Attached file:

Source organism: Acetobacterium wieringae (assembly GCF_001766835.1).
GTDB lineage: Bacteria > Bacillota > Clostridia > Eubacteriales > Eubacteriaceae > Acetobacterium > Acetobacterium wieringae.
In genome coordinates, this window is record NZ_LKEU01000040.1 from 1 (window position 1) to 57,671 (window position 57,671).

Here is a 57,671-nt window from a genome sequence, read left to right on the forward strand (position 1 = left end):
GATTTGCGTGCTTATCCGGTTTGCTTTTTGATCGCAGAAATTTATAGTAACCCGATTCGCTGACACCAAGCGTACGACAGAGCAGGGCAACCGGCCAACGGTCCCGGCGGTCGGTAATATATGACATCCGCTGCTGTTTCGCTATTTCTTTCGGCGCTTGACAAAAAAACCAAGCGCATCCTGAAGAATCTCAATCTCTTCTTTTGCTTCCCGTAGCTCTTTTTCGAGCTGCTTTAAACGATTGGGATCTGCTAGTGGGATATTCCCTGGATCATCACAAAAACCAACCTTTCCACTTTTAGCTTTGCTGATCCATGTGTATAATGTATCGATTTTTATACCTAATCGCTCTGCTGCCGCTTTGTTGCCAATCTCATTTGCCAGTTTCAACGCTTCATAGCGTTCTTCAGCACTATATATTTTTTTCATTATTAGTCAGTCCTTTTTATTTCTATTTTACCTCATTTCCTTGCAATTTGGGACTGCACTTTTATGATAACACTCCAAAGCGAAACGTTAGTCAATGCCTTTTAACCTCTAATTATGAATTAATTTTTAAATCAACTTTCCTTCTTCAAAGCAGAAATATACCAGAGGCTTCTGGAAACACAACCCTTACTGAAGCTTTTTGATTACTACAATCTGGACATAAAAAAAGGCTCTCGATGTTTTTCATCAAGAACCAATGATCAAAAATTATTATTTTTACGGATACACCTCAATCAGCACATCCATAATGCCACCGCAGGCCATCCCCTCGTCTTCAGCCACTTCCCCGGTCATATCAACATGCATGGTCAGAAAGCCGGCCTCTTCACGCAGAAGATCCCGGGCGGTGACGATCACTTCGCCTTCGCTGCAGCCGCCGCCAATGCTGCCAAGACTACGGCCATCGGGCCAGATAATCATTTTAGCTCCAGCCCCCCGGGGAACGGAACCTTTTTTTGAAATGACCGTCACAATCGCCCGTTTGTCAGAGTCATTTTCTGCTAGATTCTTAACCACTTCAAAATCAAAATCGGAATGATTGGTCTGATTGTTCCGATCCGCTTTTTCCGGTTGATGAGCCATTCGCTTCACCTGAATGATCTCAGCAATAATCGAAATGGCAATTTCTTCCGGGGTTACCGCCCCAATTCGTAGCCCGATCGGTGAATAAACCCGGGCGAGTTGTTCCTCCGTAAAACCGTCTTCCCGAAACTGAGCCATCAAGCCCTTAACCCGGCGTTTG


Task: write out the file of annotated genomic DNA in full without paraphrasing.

Source organism: Acetobacterium wieringae (assembly GCF_001766835.1).
GTDB lineage: Bacteria > Bacillota > Clostridia > Eubacteriales > Eubacteriaceae > Acetobacterium > Acetobacterium wieringae.
In genome coordinates, this window is record NZ_LKEU01000040.1 from 1 (window position 1) to 57,671 (window position 57,671).

Here is a 57,671-nt window from a genome sequence, read left to right on the forward strand (position 1 = left end):
GATTTGCGTGCTTATCCGGTTTGCTTTTTGATCGCAGAAATTTATAGTAACCCGATTCGCTGACACCAAGCGTACGACAGAGCAGGGCAACCGGCCAACGGTCCCGGCGGTCGGTAATATATGACATCCGCTGCTGTTTCGCTATTTCTTTCGGCGCTTGACAAAAAAACCAAGCGCATCCTGAAGAATCTCAATCTCTTCTTTTGCTTCCCGTAGCTCTTTTTCGAGCTGCTTTAAACGATTGGGATCTGCTAGTGGGATATTCCCTGGATCATCACAAAAACCAACCTTTCCACTTTTAGCTTTGCTGATCCATGTGTATAATGTATCGATTTTTATACCTAATCGCTCTGCTGCCGCTTTGTTGCCAATCTCATTTGCCAGTTTCAACGCTTCATAGCGTTCTTCAGCACTATATATTTTTTTCATTATTAGTCAGTCCTTTTTATTTCTATTTTACCTCATTTCCTTGCAATTTGGGACTGCACTTTTATGATAACACTCCAAAGCGAAACGTTAGTCAATGCCTTTTAACCTCTAATTATGAATTAATTTTTAAATCAACTTTCCTTCTTCAAAGCAGAAATATACCAGAGGCTTCTGGAAACACAACCCTTACTGAAGCTTTTTGATTACTACAATCTGGACATAAAAAAAGGCTCTCGATGTTTTTCATCAAGAACCAATGATCAAAAATTATTATTTTTACGGATACACCTCAATCAGCACATCCATAATGCCACCGCAGGCCATCCCCTCGTCTTCAGCCACTTCCCCGGTCATATCAACATGCATGGTCAGAAAGCCGGCCTCTTCACGCAGAAGATCCCGGGCGGTGACGATCACTTCGCCTTCGCTGCAGCCGCCGCCAATGCTGCCAAGACTACGGCCATCGGGCCAGATAATCATTTTAGCTCCAGCCCCCCGGGGAACGGAACCTTTTTTTGAAATGACCGTCACAATCGCCCGTTTGTCAGAGTCATTTTCTGCTAGATTCTTAACCACTTCAAAATCAAAATCGGAATGATTGGTCTGATTGTTCCGATCCGCTTTTTCCGGTTGATGAGCCATTCGCTTCACCTGAATGATCTCAGCAATAATCGAAATGGCAATTTCTTCCGGGGTTACCGCCCCAATTCGTAGCCCGATCGGTGAATAAACCCGGGCGAGTTGTTCCTCCGTAAAACCGTCTTCCCGAAACTGAGCCATCAAGCCCTTAACCCGGCGTTTG